Lillian Cornell

Lillian Cornell (June 2, 1916 Chicago, Illinois - May 25, 2015 Miami, Florida) was an American singer on old-time radio and an actress in films in the early 1940s.

Lillian Cornell
Lillian Cornell (fair use)
Lillian Michuda

June 2, 1916
Chicago, Illinois
DiedMay 25, 2015, (age 98)
Miami, Florida
OccupationSinger, actress
Spouse(s)Asa Fessenden (1947-1984, his death)

Early years

Cornell was born Lillian Michuda June 2, 1916, in Chicago.[1] Her name was changed to Lillian Cornell by studio executives when she began to act in films.[2]


In 1936, Cornell (billed as Lillian Michuda) had her own radio program on WCFL in her hometown of Chicago, Illinois.[3] Three years later, she had moved to NBC, where she had the self-titled Lillian Cornell program.[4]

She also performed on Pleasure Parade,[5] Club Matinee, Roy Shield Revue, Jamboree and Sunday Dinner at Aunt Fanny's.[6]

Personal appearances

In 1944, Cornell was the featured singer at the Blackstone Hotel in Chicago. A review published in the Chicago Tribune on November 26, 1944, described Cornell as "a dark haired beauty with a clear, impressive voice and an admirably gracious, easy manner."[7]


Cornell's venture into the film industry was initiated via radio. Radio Varieties magazine reported that because radio commitments kept Cornell in Chicago, "her managers arranged a cocktail party in the movie mecca, at which an audition of Lillian's voice was heard by special wire from the Windy City."[8] She signed a contract with Paramount Pictures and soon appeared in Buck Benny Rides Again.[8]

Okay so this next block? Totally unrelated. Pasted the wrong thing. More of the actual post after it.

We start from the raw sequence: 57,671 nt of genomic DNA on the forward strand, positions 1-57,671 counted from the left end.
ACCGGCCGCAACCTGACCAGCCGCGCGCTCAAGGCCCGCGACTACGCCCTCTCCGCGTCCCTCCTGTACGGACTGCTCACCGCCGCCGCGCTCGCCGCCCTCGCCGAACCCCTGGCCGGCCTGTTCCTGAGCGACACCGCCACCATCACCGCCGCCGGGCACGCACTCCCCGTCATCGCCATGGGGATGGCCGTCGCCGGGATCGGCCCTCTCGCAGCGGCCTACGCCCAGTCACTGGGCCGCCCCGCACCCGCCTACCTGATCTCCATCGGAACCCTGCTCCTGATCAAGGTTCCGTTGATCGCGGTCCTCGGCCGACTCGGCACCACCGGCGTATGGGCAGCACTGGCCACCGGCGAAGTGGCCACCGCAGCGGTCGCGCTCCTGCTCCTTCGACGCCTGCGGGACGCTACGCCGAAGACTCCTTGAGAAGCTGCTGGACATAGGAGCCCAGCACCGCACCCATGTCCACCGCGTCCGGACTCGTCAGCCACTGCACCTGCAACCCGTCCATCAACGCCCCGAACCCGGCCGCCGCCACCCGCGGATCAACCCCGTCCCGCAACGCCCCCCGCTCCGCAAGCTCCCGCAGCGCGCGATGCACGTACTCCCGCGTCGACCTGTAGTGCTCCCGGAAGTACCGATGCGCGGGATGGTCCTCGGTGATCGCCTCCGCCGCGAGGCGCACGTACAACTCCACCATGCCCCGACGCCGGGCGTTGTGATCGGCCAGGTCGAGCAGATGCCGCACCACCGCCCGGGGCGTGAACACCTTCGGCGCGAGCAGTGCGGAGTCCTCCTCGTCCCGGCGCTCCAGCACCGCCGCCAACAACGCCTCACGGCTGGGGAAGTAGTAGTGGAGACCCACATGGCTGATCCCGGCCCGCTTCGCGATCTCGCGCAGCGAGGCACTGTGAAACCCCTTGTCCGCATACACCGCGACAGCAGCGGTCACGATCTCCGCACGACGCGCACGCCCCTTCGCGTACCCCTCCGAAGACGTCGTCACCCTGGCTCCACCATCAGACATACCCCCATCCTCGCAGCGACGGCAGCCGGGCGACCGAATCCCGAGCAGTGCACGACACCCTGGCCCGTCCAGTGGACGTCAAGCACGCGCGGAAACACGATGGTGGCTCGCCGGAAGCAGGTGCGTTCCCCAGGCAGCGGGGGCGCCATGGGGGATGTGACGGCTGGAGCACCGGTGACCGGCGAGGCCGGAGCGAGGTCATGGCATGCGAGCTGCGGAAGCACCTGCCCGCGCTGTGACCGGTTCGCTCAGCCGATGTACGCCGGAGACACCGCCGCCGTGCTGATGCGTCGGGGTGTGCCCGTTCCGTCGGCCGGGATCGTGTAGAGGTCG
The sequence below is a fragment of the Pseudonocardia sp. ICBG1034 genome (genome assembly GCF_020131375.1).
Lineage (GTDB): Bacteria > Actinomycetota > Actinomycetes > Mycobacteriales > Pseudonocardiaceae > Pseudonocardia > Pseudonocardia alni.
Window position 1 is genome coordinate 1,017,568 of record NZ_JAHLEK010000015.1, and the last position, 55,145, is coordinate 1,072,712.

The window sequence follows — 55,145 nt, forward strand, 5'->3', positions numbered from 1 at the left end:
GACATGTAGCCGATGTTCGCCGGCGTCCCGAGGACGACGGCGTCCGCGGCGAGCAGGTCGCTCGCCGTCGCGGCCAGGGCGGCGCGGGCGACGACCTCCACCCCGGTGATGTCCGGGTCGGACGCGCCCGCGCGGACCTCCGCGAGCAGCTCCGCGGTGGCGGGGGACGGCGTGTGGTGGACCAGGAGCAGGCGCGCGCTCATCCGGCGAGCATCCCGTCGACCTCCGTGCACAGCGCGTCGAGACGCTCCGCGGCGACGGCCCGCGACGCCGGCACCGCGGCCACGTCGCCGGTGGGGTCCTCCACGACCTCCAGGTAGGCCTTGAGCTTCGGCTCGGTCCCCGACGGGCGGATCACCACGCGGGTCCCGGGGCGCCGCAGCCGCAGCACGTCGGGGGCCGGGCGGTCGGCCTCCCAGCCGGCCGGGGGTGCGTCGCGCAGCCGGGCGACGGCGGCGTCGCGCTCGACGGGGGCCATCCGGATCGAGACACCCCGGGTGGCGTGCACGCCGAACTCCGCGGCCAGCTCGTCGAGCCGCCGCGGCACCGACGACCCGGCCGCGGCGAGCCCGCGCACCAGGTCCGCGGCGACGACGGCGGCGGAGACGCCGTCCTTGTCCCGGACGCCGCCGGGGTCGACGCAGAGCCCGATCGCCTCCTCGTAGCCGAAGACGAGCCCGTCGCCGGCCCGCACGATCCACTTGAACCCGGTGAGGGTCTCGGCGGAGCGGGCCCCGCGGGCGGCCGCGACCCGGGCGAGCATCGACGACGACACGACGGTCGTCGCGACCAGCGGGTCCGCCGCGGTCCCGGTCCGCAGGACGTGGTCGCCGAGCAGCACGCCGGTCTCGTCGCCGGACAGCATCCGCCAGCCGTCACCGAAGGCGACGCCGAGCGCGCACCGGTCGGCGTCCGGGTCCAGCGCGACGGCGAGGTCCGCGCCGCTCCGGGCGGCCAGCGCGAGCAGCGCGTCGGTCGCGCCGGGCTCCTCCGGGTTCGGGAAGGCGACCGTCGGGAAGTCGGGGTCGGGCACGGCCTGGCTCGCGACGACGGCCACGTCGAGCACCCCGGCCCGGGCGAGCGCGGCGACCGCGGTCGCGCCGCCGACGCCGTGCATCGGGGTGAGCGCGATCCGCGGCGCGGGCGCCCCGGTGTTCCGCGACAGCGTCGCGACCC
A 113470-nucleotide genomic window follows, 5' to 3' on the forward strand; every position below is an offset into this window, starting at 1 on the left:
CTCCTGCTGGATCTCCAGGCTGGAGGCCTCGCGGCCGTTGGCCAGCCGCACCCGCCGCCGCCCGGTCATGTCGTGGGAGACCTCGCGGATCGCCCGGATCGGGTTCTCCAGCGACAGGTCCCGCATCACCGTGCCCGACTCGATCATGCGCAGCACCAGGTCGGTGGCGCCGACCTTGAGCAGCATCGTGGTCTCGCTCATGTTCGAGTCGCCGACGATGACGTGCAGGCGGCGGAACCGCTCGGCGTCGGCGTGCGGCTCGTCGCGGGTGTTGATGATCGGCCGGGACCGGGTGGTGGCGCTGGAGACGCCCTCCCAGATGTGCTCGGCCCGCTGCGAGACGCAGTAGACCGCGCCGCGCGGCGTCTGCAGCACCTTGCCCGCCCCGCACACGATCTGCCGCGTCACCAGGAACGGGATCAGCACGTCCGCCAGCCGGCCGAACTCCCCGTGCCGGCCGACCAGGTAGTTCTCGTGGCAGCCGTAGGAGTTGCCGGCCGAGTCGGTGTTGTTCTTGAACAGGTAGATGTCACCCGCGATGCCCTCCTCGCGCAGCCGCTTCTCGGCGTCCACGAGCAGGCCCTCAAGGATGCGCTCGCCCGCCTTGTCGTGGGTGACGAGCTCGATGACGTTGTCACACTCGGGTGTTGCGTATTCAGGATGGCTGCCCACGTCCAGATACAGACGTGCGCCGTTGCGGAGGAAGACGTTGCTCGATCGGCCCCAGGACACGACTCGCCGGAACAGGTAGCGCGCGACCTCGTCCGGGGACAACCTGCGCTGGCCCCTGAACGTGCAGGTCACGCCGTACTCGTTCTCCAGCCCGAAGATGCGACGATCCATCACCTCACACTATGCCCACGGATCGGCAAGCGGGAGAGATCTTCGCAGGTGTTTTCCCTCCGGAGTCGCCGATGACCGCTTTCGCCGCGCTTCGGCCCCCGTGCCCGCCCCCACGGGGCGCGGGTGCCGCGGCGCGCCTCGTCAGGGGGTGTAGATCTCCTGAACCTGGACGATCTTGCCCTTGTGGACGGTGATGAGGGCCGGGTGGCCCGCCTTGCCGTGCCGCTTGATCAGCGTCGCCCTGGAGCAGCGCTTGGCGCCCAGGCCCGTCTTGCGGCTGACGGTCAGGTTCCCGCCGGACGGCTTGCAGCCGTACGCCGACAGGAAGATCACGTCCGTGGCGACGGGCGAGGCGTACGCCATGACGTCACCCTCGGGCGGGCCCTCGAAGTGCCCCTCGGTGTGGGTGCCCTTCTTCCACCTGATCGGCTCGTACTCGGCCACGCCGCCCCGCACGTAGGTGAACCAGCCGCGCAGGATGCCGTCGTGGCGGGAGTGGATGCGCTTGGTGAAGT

In 1946, Cornell was part of the cast of The Window Shade Revue, a 45-minute musical broadcast on WNBT in New York City. An article in Billboard magazine reported that the program was "said to be one of the biggest budgeted shows yet done by NBC on WNBT since the web took over Channel Four."[9] She also appeared on Close-Ups on NBC that year.[10]

Personal life

In 1947, Cornell married Asa Fessenden. They were married until he died in 1984.[1]


Cornell died May 25, 2015, in Miami, Florida. She was survived by three children.[1]

Partial filmography

Partial discography

  • Gems from Sigmund Rombert Shows - with Sigmund Romberg and his Orchestra and Chorus, Genevieve Row, Eric Mattson and Lawrence Brooks (RCA Victor Album M-1051)
  • Gems from Sigmund Romberg Shows, Volume 2 - with Sigmund Romberg and his Orchestra and Chorus, Genevieve Row and Lawrence Brooks (RCA Victor Album MO-1256)


  1. Lentz, Harris III (September 2015). "Lillian Cornell, 98". Classic Images (483): 51.
  2. "Hollywood Has System Of Its Own To Find Names For Film Aspirants". The Evening Review. Ohio, East Liverpool. International News Service. February 6, 1941. p. 15. Retrieved July 15, 2016 via
  3. "(radio listing)". The News-Palladium. Michigan, Benton Harbor. July 6, 1936. p. 12. Retrieved July 15, 2016 via
  4. Sies, Luther F. (2014). Encyclopedia of American Radio, 1920-1960, 2nd Edition. McFarland & Company, Inc. ISBN 978-0-7864-5149-4. P. 161.
  5. "(Frederic W. Ziv Company ad)". Broadcasting. October 29, 1945. p. 28. Retrieved 16 July 2016.
  6. Moore, Don (November 17, 1939). "Backstage in Chicago" (PDF). Radio Guide. 9 (5): 8. Retrieved 23 December 2017.
  7. Davidson, Will (November 26, 1944). "Pianist Is at Last Coming Into His Own". Chicago Tribune. Illinois, Chicago. p. 5. Retrieved 15 July 2016.
  8. "A Star Is Made". Radio Varieties. 3 (11): 14–15. November 1940. Retrieved 30 August 2016.
  9. "Lee Wallace Sells Revue to NBC" (PDF). Billboard. August 17, 1946. p. 15. Retrieved 16 July 2016.
  10. "Television Reviews: Close-Ups" (PDF). Billboard. March 2, 1946. p. 12. Retrieved 16 July 2016.
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